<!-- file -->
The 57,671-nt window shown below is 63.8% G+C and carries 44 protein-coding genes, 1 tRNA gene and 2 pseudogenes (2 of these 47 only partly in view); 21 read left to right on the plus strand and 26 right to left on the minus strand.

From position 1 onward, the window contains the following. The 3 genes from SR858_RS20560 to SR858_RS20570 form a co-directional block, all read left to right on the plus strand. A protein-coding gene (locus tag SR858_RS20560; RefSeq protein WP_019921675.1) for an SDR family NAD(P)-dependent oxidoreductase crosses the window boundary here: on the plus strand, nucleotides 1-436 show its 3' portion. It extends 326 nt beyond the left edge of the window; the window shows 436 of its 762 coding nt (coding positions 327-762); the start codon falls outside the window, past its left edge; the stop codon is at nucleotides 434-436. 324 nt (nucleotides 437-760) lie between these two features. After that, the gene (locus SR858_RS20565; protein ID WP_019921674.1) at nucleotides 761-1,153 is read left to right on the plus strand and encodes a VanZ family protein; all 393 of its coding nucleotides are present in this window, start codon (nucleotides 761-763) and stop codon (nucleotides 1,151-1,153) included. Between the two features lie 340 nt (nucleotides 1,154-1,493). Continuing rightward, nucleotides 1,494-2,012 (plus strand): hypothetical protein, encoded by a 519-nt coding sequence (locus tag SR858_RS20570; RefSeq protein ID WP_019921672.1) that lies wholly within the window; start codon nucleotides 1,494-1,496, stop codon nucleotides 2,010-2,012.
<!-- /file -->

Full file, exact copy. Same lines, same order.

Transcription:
The 57,671-nt window shown below is 63.8% G+C and carries 44 protein-coding genes, 1 tRNA gene and 2 pseudogenes (2 of these 47 only partly in view); 21 read left to right on the plus strand and 26 right to left on the minus strand.

From position 1 onward, the window contains the following. The 3 genes from SR858_RS20560 to SR858_RS20570 form a co-directional block, all read left to right on the plus strand. A protein-coding gene (locus tag SR858_RS20560; RefSeq protein WP_019921675.1) for an SDR family NAD(P)-dependent oxidoreductase crosses the window boundary here: on the plus strand, nucleotides 1-436 show its 3' portion. It extends 326 nt beyond the left edge of the window; the window shows 436 of its 762 coding nt (coding positions 327-762); the start codon falls outside the window, past its left edge; the stop codon is at nucleotides 434-436. 324 nt (nucleotides 437-760) lie between these two features. After that, the gene (locus SR858_RS20565; protein ID WP_019921674.1) at nucleotides 761-1,153 is read left to right on the plus strand and encodes a VanZ family protein; all 393 of its coding nucleotides are present in this window, start codon (nucleotides 761-763) and stop codon (nucleotides 1,151-1,153) included. Between the two features lie 340 nt (nucleotides 1,154-1,493). Continuing rightward, nucleotides 1,494-2,012 (plus strand): hypothetical protein, encoded by a 519-nt coding sequence (locus tag SR858_RS20570; RefSeq protein ID WP_019921672.1) that lies wholly within the window; start codon nucleotides 1,494-1,496, stop codon nucleotides 2,010-2,012.